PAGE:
In the motion now before the Court, Defendants move for dismissal of the action on the basis that the Court lacks personal jurisdiction over the Defendants. Defendants' motion was accompanied by a declaration of Dinesh Patel explaining that Defendants' services are not provided in Utah, nor do Defendants have any other Utah contacts. (Dkt. No. 5-1, Patel Decla. at 2.) Plaintiff's Complaint alleges only that the lawsuit is properly brought in Utah “because a substantial part of the property that is the subject of [the] Complaint is situated in the State of Utah.” (Dkt. No. 2, Compl., ¶5.) Plaintiff's opposition to the motion, accompanied by the Declaration of Plaintiff Stay, additionally asserts that jurisdiction is proper because Plaintiff booked his lodging at the Defendant Travel Lodge via the internet, using the website Trivago, from his home in Utah. (Dkt. No. 9, Pl.'s Opp'n at 3.)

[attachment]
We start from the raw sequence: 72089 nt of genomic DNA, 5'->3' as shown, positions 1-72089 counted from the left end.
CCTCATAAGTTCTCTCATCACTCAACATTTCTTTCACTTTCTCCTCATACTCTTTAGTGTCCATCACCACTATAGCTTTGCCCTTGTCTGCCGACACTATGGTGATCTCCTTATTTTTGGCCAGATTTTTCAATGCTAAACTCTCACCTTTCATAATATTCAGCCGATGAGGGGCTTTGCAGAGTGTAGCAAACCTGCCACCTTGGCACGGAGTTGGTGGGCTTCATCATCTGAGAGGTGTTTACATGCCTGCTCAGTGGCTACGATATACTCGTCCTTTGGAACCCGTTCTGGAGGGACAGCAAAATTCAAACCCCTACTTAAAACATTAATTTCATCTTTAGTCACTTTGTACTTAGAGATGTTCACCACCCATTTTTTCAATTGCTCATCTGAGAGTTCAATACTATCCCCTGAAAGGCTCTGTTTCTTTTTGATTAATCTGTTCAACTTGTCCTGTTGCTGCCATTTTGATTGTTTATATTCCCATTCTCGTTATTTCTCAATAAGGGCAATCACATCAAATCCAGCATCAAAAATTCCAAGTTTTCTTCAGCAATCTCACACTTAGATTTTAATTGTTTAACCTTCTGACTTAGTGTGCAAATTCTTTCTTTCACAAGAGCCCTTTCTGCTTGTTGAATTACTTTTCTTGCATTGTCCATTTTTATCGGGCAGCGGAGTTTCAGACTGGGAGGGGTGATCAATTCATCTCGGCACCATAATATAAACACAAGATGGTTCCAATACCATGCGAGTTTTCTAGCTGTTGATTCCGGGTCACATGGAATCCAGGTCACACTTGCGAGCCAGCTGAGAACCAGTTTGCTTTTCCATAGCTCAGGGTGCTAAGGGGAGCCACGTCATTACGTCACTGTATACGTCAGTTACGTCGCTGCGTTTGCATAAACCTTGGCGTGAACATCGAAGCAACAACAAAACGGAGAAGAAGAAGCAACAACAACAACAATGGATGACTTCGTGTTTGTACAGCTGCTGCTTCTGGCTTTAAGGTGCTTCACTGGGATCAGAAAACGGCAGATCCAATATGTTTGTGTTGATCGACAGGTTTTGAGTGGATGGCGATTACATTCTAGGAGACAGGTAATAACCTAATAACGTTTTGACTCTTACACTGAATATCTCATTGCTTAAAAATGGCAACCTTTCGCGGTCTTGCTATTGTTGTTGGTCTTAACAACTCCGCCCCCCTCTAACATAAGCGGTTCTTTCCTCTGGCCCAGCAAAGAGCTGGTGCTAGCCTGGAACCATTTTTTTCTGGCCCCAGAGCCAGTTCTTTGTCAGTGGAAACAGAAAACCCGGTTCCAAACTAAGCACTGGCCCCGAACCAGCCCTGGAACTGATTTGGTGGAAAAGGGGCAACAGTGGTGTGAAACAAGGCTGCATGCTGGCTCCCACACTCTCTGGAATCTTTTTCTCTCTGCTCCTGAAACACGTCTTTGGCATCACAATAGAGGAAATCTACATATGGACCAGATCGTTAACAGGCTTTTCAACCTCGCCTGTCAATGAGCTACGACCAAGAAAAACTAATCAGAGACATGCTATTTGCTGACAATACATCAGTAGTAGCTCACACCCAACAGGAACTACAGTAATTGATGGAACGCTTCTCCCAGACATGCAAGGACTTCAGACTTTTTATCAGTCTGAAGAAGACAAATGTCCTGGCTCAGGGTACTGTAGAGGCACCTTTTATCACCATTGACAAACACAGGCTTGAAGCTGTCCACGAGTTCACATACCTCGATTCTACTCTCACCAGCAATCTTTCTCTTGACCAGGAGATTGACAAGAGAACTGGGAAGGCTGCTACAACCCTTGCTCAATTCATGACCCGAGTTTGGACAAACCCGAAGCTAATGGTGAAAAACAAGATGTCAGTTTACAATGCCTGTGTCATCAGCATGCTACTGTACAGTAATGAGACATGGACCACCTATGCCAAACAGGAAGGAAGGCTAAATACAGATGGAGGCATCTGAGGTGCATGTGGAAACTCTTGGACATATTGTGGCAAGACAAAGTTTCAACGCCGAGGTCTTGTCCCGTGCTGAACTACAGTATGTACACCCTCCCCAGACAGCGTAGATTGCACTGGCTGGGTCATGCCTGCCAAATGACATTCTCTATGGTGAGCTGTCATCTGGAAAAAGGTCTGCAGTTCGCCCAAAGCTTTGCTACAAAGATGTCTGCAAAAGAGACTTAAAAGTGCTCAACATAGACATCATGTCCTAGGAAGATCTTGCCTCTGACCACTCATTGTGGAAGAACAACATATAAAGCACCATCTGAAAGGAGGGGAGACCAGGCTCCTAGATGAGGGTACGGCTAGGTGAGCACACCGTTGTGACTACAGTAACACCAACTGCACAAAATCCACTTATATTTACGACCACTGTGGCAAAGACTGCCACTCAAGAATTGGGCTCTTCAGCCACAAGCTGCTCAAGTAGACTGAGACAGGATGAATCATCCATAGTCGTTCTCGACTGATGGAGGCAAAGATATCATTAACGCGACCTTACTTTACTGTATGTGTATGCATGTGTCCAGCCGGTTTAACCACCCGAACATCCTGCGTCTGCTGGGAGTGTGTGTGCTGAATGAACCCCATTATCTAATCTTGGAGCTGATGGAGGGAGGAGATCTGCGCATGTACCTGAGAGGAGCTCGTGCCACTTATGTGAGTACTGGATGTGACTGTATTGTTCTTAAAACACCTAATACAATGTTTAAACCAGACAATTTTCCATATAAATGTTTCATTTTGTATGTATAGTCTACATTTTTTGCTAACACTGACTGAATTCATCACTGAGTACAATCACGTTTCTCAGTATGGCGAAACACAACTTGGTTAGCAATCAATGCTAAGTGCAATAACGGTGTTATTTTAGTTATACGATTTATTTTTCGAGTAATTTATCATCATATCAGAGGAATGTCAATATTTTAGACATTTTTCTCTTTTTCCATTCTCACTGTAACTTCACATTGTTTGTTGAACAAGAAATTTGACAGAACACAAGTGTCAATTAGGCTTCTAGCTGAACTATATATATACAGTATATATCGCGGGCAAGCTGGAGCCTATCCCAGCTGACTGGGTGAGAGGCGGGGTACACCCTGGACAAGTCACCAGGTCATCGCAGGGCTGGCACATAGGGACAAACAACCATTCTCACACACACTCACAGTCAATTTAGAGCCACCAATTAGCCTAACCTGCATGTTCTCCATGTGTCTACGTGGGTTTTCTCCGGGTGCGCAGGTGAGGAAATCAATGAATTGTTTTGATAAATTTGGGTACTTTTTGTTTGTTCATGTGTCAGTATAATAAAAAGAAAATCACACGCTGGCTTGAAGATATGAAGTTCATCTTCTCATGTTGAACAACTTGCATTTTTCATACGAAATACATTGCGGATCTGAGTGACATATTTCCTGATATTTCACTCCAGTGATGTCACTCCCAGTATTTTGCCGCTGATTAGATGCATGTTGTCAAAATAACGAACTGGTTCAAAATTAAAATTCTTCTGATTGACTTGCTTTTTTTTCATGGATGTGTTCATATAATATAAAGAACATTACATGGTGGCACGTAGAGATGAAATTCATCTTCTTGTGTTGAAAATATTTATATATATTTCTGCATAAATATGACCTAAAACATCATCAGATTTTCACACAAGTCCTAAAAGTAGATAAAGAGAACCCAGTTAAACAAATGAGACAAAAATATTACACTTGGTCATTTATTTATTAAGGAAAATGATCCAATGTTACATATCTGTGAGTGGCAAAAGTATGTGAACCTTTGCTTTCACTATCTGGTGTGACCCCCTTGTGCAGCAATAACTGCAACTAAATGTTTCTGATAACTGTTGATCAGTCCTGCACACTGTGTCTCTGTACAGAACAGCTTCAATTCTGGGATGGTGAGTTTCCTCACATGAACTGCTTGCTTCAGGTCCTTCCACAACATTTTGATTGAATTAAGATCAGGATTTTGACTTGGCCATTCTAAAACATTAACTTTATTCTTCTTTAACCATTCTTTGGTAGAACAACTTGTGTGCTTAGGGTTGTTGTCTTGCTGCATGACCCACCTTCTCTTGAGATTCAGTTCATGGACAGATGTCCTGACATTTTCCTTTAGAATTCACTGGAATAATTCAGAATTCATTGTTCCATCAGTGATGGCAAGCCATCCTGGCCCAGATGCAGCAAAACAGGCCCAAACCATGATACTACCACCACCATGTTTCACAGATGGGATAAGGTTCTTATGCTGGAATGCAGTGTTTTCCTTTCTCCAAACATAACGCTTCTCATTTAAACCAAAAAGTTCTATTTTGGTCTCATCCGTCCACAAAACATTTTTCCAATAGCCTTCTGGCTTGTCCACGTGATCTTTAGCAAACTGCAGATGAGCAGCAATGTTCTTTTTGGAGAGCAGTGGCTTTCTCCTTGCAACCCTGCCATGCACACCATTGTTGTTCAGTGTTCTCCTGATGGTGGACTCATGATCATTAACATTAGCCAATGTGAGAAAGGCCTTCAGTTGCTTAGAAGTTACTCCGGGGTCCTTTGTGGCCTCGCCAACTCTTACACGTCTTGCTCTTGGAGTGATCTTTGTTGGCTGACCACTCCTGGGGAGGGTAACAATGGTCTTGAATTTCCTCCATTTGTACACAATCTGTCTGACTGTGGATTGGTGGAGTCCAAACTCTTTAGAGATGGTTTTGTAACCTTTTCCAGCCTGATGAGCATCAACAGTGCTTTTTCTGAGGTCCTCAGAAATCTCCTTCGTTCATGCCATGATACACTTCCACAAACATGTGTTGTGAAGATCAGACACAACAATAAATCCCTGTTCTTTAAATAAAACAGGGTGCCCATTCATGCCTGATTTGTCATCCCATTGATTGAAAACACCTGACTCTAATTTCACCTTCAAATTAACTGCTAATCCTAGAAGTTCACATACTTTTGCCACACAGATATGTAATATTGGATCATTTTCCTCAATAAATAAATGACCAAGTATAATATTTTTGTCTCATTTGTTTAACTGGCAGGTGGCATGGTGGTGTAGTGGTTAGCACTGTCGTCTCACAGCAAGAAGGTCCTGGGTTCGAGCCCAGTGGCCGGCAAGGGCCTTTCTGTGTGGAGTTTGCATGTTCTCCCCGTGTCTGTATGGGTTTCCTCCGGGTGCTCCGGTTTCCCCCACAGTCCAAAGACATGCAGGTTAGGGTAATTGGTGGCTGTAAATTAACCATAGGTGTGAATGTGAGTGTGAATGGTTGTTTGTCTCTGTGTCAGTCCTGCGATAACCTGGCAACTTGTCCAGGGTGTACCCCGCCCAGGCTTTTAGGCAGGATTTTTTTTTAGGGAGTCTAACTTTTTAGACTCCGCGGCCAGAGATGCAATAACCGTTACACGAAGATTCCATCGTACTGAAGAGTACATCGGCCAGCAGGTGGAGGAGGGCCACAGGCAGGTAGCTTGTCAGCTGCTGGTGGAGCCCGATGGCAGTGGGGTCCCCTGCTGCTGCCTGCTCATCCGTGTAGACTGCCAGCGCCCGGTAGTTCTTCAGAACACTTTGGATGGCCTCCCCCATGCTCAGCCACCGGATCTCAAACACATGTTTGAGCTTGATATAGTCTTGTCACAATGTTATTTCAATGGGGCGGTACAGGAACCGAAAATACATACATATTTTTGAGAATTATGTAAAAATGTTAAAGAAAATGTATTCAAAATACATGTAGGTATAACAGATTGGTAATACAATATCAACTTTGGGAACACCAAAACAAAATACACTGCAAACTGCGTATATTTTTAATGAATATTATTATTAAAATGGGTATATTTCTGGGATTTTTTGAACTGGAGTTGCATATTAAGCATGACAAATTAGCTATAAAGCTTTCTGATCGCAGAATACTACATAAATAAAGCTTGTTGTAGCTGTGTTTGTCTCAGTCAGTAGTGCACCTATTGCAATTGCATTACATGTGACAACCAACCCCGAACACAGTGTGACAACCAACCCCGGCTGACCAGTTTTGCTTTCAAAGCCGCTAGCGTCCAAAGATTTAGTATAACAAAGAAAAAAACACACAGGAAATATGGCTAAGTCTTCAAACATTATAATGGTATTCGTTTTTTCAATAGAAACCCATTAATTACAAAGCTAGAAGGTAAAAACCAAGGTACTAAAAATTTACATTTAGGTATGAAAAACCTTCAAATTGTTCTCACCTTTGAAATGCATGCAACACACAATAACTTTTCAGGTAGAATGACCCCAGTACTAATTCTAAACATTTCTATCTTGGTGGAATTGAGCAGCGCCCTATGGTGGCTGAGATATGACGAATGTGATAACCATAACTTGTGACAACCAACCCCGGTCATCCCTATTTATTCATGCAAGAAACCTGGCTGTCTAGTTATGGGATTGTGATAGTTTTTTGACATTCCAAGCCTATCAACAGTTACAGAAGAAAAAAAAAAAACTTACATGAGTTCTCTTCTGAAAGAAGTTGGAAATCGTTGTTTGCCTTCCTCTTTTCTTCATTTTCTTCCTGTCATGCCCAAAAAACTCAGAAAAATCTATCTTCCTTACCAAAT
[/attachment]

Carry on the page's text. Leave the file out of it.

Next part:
DISCUSSION

         When a defendant challenges a court's jurisdiction under Federal Rule of Civil Procedure 12(b)(2), the plaintiff bears the burden of establishing that jurisdiction over the defendant is proper. Kuenzle v. HTM Sport-Und Freizeitgerate AG, 102 F.3d 453, 456 (10th Cir. 1996). “To obtain personal jurisdiction over a nonresident defendant in a diversity action, a plaintiff must show that jurisdiction is legitimate under the laws of the forum state and that the exercise of jurisdiction does not offend the due process clause of the Fourteenth Amendment.” Soma Med. Int'l v. Standard Chartered Bank, 196 F.3d 1292, 1295 (10th Cir. 1999) (quoting Far W. Capital, Inc. v. Towne, 46 F.3d 1071, 1074 (10th Cir. 1995)). Utah's long arm statute applies “to the fullest extent permitted by the due process clause of the Fourteenth Amendment.” Utah Code Ann. § 73B-3-201(3). Therefore, it is most practical to “undertake the due process analysis first, because any set of circumstances that satisfies due process will also satisfy the long-arm statute.” Sys. Designs, Inc. v. New Customward Co., 248 F.Supp.2d 1093, 1097 (D. Utah 2003).